Fed holds rates steady, shows more worry on prices
The Federal Reserve held interest rates steady and signaled it was in no hurry to raise them, even as it voiced greater concern about inflation.
The decision by the U.S. central bank left the benchmark overnight fed funds rate at 2% and effectively ended an aggressive rate-cutting campaign that the Fed launched in September to put a floor under an economy hit hard by a housing downturn and credit crisis.
"Although downside risks to growth remain, they appear to have diminished somewhat, and the upside risks to inflation and inflation expectations have increased," the Fed said.
The statement marked a small step toward a tougher anti-inflation stance from a central bank that until recently had been intently focused on the economy's weakness. "While the (Fed) sees greater upside risk to inflation than it has previously, it stopped far short of signaling a timetable or even a commitment for a rate hike," Citigroup economist Robert DiClemente said in a note to clients.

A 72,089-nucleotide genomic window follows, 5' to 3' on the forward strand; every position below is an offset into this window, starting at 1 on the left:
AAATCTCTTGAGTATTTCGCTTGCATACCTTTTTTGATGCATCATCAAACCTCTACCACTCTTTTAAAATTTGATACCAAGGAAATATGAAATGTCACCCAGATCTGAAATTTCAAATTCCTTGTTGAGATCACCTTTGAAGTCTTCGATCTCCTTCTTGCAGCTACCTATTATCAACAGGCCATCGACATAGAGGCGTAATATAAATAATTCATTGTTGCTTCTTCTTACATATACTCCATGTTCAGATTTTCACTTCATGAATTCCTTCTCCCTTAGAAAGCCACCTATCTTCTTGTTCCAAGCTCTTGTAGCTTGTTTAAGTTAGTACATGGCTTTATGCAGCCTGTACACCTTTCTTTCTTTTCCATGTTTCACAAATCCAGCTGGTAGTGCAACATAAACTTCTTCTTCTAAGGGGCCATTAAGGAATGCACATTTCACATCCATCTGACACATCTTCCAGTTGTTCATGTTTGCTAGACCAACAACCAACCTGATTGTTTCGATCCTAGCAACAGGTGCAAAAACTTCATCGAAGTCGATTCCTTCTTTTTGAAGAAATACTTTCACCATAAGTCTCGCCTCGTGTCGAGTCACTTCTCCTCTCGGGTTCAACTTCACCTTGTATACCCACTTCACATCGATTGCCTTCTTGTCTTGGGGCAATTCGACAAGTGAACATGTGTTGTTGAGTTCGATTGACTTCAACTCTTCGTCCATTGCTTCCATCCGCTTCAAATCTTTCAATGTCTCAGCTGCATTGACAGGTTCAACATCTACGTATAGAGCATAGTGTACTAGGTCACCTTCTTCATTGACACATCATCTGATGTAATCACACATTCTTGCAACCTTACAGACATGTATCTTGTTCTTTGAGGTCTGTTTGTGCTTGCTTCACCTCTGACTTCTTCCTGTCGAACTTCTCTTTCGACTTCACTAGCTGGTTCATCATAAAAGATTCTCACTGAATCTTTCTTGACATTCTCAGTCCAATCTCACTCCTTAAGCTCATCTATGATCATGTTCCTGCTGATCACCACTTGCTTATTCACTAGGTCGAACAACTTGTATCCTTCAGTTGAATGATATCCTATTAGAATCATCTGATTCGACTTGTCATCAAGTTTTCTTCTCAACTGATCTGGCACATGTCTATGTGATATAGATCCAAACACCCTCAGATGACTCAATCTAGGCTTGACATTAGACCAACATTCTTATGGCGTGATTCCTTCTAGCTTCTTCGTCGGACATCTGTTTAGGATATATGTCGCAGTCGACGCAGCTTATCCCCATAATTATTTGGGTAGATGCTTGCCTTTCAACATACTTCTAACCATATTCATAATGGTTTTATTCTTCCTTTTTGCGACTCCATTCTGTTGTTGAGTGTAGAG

"We see policy settling into a watchful, waiting mode, perhaps considerably longer than markets expect," he said.U.S. stocks finished the session higher and prices for U.S. government bonds ended flat as traders scaled back expectations for a rate hike at the Fed's next meeting in August.
Interest-rate futures put chances of an August increase at just over 30%, down from about 50% on Tuesday.At the same time, the dollar hit a two-week low against the euro, undercut by the expectation that the gap between U.S. and euro-zone interest rates is set to widen.
Earlier on Wednesday, a comment from European Central Bank President Jean-Claude Trichet had cemented expectations of an ECB rate hike in July.A Reuters poll of 16 top bond dealers found that most do not expect the Fed to start raising rates until the middle of next year.
Financial Mirror, 26/06/2008